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Whole Body + Gap: Methods/Zones/Contraction Types

Coach, in your recent article, you said the following…

But you can also use something like a heavy/light/moderate or a heavy/high-density/volume to reap gains from various angles. I find it more effective to include one form of training per session rather than trying to include several packed into one workout.

Any chance you could elaborate on what this could look like, specifically for type 3’s?

BTW, amazing work in getting as ripped as I’ve ever seen you. Not to mention, I’m guessing being as busy as you’ve ever been w/work and family. Truly outstanding and thanks for leaving us mortals w/zero excuses lol.

Using 3 whole-body workouts each emphasizing is the cornerstone of my “Omni-Contraction Training System”. A course sold on my personal website.

Essentially each of the three whole-body workouts focus on one contraction type. It doesn’t mean that you only do that part of the repetition, but you emphasize the eccentric, isometric or concentric component.

For example, Day 1 is the eccentric-focus day and can either use a slow eccentric tempo (4 up to 10 seconds) and a normal concentric or an eccentric overload (using weight releasers or something like the 2/1 technique).

Day 2 is an isometric-focus day in which we either use stato-dynamic sets (holds performed during the set, either at the beginning of the set, at the end of the set or as part of each repetition). Pure isometric methods like loaded stretching, overcoming isometrics, yielding isometrics and functional isometrics can also be used.

Day 3 is a concentric focus day which either uses a “normal” lifting style or pure concentrics (lifting from pins). It can also use heavy partials from pins.

These three days use mostly, if not exclusively “big lifts” to cover the whole body. Normally a squat, a press, a pull and a hinge (sometimes a unilateral lower body exercise too).

The fourth workout is the Gap workout and uses 4-8 “small exercises” to target individual muscles, normally either emphasizing muscles that do not get optimal stimulation from the big basics or exercises for muscles you want to develop more.

Coach am I right to say that if you want to apply the omnicontraction system in a different format, like upper/lower or a body part split, you would implement more contraction types in a session?

Example upper body workout: first exercise: eccentric contraction/ second exercise: eccentric contraction/ third and fourth exercise: concentric contraction

Example back/triceps workout: first exercise: isometric contraction/ second exercise: eccentric contraction/ third and fourth exercise: concentric contraction

Something like that. Do you agree?

Coach, firstly, thank you for the reply, secondly, I apologize, I phrased the question incorrectly. What I mean to say is, I fully understand the “Omni-contraction element method as you’ve detailed it on here very well.

I was curious as to the other two methods you mentioned, heavy/light/moderate or a heavy/high density/volume day’s. I have a pretty decent grasp on how these would look given an upper/lower split, but not so much when applied to full-body and specifically a type 3 where higher reps, more sets and managing volume are concerned.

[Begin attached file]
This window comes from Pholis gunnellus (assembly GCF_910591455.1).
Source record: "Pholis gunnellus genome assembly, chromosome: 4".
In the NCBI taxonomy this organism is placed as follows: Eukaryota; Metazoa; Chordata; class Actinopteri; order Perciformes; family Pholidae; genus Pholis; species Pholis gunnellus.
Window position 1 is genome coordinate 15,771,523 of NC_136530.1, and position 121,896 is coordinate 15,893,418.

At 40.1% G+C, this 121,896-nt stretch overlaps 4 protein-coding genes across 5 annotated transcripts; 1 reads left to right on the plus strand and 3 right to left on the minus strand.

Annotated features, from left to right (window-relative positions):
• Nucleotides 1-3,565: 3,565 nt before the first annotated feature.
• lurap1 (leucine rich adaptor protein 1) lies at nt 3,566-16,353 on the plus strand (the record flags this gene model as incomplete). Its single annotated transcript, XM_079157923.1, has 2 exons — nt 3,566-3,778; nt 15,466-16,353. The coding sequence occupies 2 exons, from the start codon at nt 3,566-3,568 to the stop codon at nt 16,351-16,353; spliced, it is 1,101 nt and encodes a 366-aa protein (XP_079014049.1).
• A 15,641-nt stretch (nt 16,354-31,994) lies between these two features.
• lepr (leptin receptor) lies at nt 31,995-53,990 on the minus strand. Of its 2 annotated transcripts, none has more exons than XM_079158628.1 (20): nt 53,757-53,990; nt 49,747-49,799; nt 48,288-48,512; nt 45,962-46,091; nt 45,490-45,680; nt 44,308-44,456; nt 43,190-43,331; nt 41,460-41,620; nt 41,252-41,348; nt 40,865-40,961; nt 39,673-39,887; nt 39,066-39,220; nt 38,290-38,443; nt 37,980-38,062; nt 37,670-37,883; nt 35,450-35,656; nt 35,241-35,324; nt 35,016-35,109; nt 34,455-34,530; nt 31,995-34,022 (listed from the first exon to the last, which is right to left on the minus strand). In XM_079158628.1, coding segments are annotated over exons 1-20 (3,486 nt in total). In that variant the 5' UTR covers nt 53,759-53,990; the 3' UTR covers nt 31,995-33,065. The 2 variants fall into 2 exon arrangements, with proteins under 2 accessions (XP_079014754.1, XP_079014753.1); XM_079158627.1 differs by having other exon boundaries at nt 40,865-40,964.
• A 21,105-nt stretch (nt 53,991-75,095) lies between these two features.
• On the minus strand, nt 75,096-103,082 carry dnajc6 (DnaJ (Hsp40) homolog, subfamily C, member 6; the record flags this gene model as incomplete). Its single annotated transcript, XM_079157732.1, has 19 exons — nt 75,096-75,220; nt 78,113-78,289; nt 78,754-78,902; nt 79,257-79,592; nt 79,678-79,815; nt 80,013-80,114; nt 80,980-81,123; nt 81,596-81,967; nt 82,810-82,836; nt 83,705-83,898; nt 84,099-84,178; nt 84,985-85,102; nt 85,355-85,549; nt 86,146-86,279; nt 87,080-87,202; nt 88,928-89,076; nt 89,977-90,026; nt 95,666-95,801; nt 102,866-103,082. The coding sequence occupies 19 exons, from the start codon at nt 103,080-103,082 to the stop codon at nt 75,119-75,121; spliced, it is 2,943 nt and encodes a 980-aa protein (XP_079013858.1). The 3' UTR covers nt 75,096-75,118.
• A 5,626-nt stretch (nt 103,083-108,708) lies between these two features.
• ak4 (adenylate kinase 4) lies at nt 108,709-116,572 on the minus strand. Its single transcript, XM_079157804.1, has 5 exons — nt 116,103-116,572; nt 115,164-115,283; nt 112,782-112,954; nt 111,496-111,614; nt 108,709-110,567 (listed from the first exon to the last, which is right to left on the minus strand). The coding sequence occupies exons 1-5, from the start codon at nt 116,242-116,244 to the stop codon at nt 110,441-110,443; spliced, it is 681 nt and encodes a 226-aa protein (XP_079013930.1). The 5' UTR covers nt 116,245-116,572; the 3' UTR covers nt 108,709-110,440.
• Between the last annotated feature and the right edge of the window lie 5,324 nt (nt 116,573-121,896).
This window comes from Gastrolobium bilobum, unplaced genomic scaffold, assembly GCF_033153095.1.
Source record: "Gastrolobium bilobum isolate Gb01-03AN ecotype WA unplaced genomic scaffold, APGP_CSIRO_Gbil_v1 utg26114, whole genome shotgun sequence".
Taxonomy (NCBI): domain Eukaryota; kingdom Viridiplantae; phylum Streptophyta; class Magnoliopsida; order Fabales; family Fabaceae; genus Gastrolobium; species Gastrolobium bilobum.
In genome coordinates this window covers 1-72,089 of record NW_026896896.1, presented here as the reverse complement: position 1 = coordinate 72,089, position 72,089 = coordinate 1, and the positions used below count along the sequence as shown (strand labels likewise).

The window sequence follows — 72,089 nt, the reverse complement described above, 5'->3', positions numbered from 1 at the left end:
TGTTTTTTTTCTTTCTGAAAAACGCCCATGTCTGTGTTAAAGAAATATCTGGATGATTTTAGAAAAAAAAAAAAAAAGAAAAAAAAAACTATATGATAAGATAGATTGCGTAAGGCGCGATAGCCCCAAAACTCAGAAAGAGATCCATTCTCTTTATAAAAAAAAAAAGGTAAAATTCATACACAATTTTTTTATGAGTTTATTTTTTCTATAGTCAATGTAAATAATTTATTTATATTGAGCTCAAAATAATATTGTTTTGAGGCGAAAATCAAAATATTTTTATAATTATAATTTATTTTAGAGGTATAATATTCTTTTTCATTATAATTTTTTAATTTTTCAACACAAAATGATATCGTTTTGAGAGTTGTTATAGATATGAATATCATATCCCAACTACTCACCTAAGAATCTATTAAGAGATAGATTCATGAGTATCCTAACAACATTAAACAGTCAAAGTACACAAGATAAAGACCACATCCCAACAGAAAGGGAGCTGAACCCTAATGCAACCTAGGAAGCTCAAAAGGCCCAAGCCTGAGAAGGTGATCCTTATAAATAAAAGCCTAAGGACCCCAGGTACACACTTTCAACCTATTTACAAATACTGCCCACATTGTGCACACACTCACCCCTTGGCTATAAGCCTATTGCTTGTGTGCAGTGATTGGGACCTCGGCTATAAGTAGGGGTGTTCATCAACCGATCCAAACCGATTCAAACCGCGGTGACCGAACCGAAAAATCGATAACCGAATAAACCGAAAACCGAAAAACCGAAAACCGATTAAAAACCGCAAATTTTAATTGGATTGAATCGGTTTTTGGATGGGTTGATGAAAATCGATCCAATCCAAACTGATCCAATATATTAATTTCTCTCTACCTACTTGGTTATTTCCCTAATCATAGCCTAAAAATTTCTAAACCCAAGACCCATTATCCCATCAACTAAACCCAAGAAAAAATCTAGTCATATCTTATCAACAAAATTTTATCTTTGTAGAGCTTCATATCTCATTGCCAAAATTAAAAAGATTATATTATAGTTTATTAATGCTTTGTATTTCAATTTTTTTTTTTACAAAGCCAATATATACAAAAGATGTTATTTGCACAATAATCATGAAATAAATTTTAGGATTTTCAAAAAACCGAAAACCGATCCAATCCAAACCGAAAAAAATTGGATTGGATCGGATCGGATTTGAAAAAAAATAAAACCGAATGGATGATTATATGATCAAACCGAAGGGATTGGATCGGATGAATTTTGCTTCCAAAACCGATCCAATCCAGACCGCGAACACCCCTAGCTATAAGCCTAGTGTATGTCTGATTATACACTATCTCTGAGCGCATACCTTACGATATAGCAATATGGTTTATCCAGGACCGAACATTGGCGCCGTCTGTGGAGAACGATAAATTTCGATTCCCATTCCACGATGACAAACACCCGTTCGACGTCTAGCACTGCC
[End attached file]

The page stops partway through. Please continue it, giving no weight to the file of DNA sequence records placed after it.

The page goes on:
Thank you again for the reply as I always enjoy hearing your thoughts. And if you have this explained through a program on your site, please direct me to it as I’d be more than happy to purchase.

Yep, in the seminars I present an updated version that includes upper/lower nd bodypart split options (not present in the online course yet).

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Thank you for sharing your answer via these slides. Even though you didn’t have to do that, you chose to and I appreciate that. You completely answered my question.

If I may be so bold to ask another one as I do believe this one is rather important: If you work with gen pop clients, when would you start to implement the omni-contraction system into their training regimen?

The client probably needs to have some basic parameters in check like good form and improved inter- and intramuscular coordination? Or maybe you would not use the system at all with gen pop?

I’m curious where you stand on that because I’m guessing your system is more oriented towards athletes and experienced lifters rather than beginners.

Well, honestly you can use it from the start.

Not all the omni-contraction methods require an advanced level. In fact, many of them will be beneficial for someone learning the lifts.

For example, squatting with a slow eccentric or including pauses during each repetition can make it easier to control and learn the proper movement pattern. It also speeds up motor pattern ingraining. Not to mention that it makes training effective without having to use mega-heavy loads.

You make a great point, I guess I just needed some extra clarification.

Using slow eccentrics for compound movements is becoming more common indeed.

I was doubtful about the isometric and concentric methods like prefatigue, tempo contrasts, 1 1/2 and all that good stuff because it requires a lot of focus to keep tension on the right muscles alongside paying attention to technique.

But it sure is a good way to increase mind muscle awareness, especially the isometrics for pulling muscles as you said many times over. Very effective for increasing mind-muscle connection.

As these different contraction types require more concentration, I guess you need to dial volume back as well as intensiveness (more RIR for beginners).

Thanks CT.

Coach, there are good examples for lifts like the squat/bench for using isometrics during those isometric days w/the Omni-Contraction method. Where do you like to use isometrics in the other big basic lifts that start w/the concentric phase first, such as deadlifts/dead squat bar, military press?